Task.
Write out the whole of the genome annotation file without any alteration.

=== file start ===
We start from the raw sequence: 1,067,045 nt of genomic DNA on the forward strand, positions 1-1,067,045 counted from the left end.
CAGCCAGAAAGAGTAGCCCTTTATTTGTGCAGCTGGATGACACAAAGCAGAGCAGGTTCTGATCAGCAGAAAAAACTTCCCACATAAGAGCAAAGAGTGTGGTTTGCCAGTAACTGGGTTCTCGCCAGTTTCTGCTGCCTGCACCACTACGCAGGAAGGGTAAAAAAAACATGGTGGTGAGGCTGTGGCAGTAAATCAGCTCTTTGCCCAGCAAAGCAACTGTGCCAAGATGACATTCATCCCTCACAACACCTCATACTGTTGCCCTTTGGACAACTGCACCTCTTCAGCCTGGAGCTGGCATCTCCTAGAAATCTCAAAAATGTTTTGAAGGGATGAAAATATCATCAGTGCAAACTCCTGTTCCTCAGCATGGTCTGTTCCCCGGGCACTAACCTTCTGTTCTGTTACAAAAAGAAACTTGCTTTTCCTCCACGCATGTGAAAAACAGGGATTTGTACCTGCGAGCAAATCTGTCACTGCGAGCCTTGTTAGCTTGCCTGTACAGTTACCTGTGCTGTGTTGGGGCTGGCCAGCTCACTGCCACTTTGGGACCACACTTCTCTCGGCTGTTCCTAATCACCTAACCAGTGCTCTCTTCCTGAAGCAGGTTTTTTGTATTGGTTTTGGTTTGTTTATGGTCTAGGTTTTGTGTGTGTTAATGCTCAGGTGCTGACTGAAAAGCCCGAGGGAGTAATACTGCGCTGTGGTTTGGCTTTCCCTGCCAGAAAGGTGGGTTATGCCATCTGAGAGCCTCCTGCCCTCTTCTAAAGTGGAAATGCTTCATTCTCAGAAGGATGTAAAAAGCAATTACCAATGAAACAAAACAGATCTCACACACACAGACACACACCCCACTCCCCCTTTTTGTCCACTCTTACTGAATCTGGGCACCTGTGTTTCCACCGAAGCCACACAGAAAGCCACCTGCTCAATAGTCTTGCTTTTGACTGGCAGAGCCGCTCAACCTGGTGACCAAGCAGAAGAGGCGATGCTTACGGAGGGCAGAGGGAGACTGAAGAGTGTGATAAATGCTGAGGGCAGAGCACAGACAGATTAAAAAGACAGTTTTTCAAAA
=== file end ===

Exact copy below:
We start from the raw sequence: 1,067,045 nt of genomic DNA on the forward strand, positions 1-1,067,045 counted from the left end.
CAGCCAGAAAGAGTAGCCCTTTATTTGTGCAGCTGGATGACACAAAGCAGAGCAGGTTCTGATCAGCAGAAAAAACTTCCCACATAAGAGCAAAGAGTGTGGTTTGCCAGTAACTGGGTTCTCGCCAGTTTCTGCTGCCTGCACCACTACGCAGGAAGGGTAAAAAAAACATGGTGGTGAGGCTGTGGCAGTAAATCAGCTCTTTGCCCAGCAAAGCAACTGTGCCAAGATGACATTCATCCCTCACAACACCTCATACTGTTGCCCTTTGGACAACTGCACCTCTTCAGCCTGGAGCTGGCATCTCCTAGAAATCTCAAAAATGTTTTGAAGGGATGAAAATATCATCAGTGCAAACTCCTGTTCCTCAGCATGGTCTGTTCCCCGGGCACTAACCTTCTGTTCTGTTACAAAAAGAAACTTGCTTTTCCTCCACGCATGTGAAAAACAGGGATTTGTACCTGCGAGCAAATCTGTCACTGCGAGCCTTGTTAGCTTGCCTGTACAGTTACCTGTGCTGTGTTGGGGCTGGCCAGCTCACTGCCACTTTGGGACCACACTTCTCTCGGCTGTTCCTAATCACCTAACCAGTGCTCTCTTCCTGAAGCAGGTTTTTTGTATTGGTTTTGGTTTGTTTATGGTCTAGGTTTTGTGTGTGTTAATGCTCAGGTGCTGACTGAAAAGCCCGAGGGAGTAATACTGCGCTGTGGTTTGGCTTTCCCTGCCAGAAAGGTGGGTTATGCCATCTGAGAGCCTCCTGCCCTCTTCTAAAGTGGAAATGCTTCATTCTCAGAAGGATGTAAAAAGCAATTACCAATGAAACAAAACAGATCTCACACACACAGACACACACCCCACTCCCCCTTTTTGTCCACTCTTACTGAATCTGGGCACCTGTGTTTCCACCGAAGCCACACAGAAAGCCACCTGCTCAATAGTCTTGCTTTTGACTGGCAGAGCCGCTCAACCTGGTGACCAAGCAGAAGAGGCGATGCTTACGGAGGGCAGAGGGAGACTGAAGAGTGTGATAAATGCTGAGGGCAGAGCACAGACAGATTAAAAAGACAGTTTTTCAAAA